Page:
EMS (Emergency Medical Services)
Tim Dubose, Director
130 Industrial Blvd.
PO Box 927
Bishopville, SC 29010
EMERGENCY: Dial 911
Lee County Emergency Medical Services is a department of Lee County Emergency Services authorized by the Lee County Council to provide emergency medical services to county residents and visitors. EMS runs four full-time ambulances staffed with trained Paramedics, Intermediate and Basic EMT’s.
Lee County EMS: Full time and Part Time EMT and Advanced EMT Positions
Lee County offers a 48/96 schedule rotation. Yearly base earnings expectancy of $35,500.00 - $42,000.00, includes state health insurance, SC retirement, paid vacation, holidays, and sick leave benefits. Applicants must submit a ten-year driving record with an application. Driving records can submitted by emailing them to firstname.lastname@example.org.
Applications can be found at the link below:
The Lee County EMS service area encompasses 411 square miles containing a population of approximately 19,220 people.
Being a rural county that does not have a hospital emergency department or any urgent care facilities located within its boundaries, Lee County EMS strives to offer the highest quality of care possible. It is our policy to transport the patient to one of the 9 area hospitals of their choice, whenever possible, however if the most experienced emergency medical provider on scene believes that the patient will not survive the trip, or that the transport times will be detrimental to the patient, the patient will be transported to the closest and most appropriate hospital for the patient’s condition. In the event Lee County EMS is experiencing an overwhelming numbers of calls or when the amount of calls for assistance exceeds the number of ambulances available, all patients should be transported to the closest and most appropriate hospital, this allows us to meet the needs of all the residents and visitors of Lee County. Anytime a patient cannot be transported to the hospital of their choice the patient and /or the patient’s family should be notified as to why they should be transported to another hospital. During times of inclement weather, or any situation that causes the roadways to become impassable, the decision may be made by local emergency managers to only transport the closest facility from the scene for the safety of our patients and staff.
Approved Hospital Destinations:
Carolina Pines in Hartsville
- Tuomey in Sumter
- Kershaw Health in Camden
- McLeod in Florence
- Carolinas in Florence
- Richland in Columbia
- Baptist in Columbia
- Providence in Columbia
- Lexington Hospital in Lexington
Q: When should I call 911 and request assistance from EMS?
A: You should call 911 and request EMS to respond when you, or someone around you, suddenly becomes ill or injured. These are some examples of situations when you should call 911 and request EMS:
Choking, breathing problems, chest pain, loss of consciousness or altered level of consciousness, suspected diabetic problems, seizures, severe allergic reactions, suspected stroke, motor vehicle collisions with injuries, falls, significant bleeding, assault victims with significant injuries, complications of pregnancy, drug overdose, poisoning, or any other situation that you feel may cause disability or death.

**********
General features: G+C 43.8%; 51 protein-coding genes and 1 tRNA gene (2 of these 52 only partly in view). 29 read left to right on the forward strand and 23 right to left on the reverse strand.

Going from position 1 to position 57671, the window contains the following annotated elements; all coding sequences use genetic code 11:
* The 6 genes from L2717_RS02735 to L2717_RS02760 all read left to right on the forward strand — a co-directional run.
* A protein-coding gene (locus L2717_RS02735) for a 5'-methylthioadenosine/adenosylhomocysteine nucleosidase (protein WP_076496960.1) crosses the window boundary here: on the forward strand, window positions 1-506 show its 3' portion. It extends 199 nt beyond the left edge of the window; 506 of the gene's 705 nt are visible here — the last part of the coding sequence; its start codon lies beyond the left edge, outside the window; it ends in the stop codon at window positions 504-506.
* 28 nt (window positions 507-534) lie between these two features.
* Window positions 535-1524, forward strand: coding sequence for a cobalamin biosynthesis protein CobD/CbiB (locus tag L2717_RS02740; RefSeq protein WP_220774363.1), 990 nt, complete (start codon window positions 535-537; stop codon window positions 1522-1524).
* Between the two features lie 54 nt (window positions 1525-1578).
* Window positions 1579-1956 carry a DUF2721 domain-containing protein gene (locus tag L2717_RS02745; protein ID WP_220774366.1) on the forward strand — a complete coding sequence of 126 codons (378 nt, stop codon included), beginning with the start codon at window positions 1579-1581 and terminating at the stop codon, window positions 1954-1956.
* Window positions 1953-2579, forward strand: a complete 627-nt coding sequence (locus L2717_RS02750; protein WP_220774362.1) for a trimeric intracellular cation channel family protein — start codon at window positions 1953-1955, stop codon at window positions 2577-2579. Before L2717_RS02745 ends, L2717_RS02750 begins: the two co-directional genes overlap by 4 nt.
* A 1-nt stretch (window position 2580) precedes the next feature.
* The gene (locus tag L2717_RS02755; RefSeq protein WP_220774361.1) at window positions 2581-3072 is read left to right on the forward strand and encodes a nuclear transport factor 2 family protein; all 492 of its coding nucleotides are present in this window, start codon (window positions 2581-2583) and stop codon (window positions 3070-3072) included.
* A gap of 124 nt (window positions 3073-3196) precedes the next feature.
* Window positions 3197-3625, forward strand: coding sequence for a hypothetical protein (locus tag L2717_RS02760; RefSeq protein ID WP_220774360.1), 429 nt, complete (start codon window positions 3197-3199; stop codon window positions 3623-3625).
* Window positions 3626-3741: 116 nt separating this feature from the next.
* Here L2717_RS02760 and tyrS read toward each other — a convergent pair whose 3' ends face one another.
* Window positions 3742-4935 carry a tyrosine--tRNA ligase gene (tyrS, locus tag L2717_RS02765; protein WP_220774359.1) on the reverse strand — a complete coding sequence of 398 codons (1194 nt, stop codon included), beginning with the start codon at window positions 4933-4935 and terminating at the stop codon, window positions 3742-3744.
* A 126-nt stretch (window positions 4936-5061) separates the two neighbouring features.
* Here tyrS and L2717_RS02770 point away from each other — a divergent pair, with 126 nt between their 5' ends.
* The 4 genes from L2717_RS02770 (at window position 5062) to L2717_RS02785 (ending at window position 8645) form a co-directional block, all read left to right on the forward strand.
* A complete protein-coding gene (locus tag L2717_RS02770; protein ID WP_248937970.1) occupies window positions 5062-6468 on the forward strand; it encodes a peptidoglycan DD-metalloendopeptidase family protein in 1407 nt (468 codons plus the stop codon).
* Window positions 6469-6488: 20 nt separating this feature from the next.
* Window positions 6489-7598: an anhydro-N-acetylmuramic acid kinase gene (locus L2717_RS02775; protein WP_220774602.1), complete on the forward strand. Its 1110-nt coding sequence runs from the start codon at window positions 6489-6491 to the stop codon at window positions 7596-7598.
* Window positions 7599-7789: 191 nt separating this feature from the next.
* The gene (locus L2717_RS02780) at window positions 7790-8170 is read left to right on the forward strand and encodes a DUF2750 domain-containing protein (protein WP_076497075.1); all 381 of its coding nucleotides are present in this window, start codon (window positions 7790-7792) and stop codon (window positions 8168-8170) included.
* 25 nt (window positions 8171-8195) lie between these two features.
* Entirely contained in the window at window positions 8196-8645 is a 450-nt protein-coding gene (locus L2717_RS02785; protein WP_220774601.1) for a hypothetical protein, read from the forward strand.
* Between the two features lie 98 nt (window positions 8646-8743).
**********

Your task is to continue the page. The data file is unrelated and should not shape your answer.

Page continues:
If you’re unsure, call 911 and request EMS.
Q: Does Lee County EMS transport people to doctors’ appointments and dialysis centers?
A: No. If you or someone you know needs transportation to a doctor’s appointment or a dialysis center, check the local telephone listings for “ambulance service”. There are several local companies who specialize in these types of medical transportation.
Q: Why do the call takers at the 911 center ask so many questions? Why don’t they just send an ambulance?
A: After you dial 911, provide the address of the emergency and tell the dispatcher what the emergency is. Once this basic information is provided, an ambulance is dispatched immediately.
After providing the address and type of emergency, you will be asked to answer a series of questions about the situation. Be assured that answering the questions does not delay the ambulance.
Stay calm, speak clearly, and stay on the phone until the call taker advises you to hang up. You may be asked to answer additional questions, or you may be instructed on how to help the person who is ill or injured.
The answers you provide to the dispatchers’ questions determine how many ambulances are sent and if other emergency services, like the fire department or police department are sent along with EMS.
Q: I received a bill a few days after I was assisted by EMS. I have questions about the bill. Who should I call?
A: Contact the Lee County EMS Billing Department during regular business hours at 803-483-5000.
Q: Are ambulances allowed to ignore traffic laws and traffic signals?
A: No. Ambulances and other emergency vehicles do not have unrestricted right of way. South Carolina law allows emergency vehicles to operate differently than other motorists. In some cases an ambulances may not have to wait at a red light. Additionally, ambulances are sometimes allowed to exceed the posted speed limit. Regardless of the situation, people who operate emergency vehicles must drive with due regard.
Q: What can I do to help the paramedics when they arrive?
A: If available, have patient’s medications, past medical history, allergies, the primary doctor’s name and the name of the preferred hospital. Having the patient’s identification and health insurance cards is also helpful.
Q: I asked EMS to take me to a specific hospital but that hospital said that they were on “diversion”. What is a hospital diversion?
A: Hospitals may declare that they are on diversion when they do not have enough beds, or staff available to adequately care for patients. The hospital will notify EMS when they are diverting and EMS will transport to the nearest appropriate hospital that will accept the patient.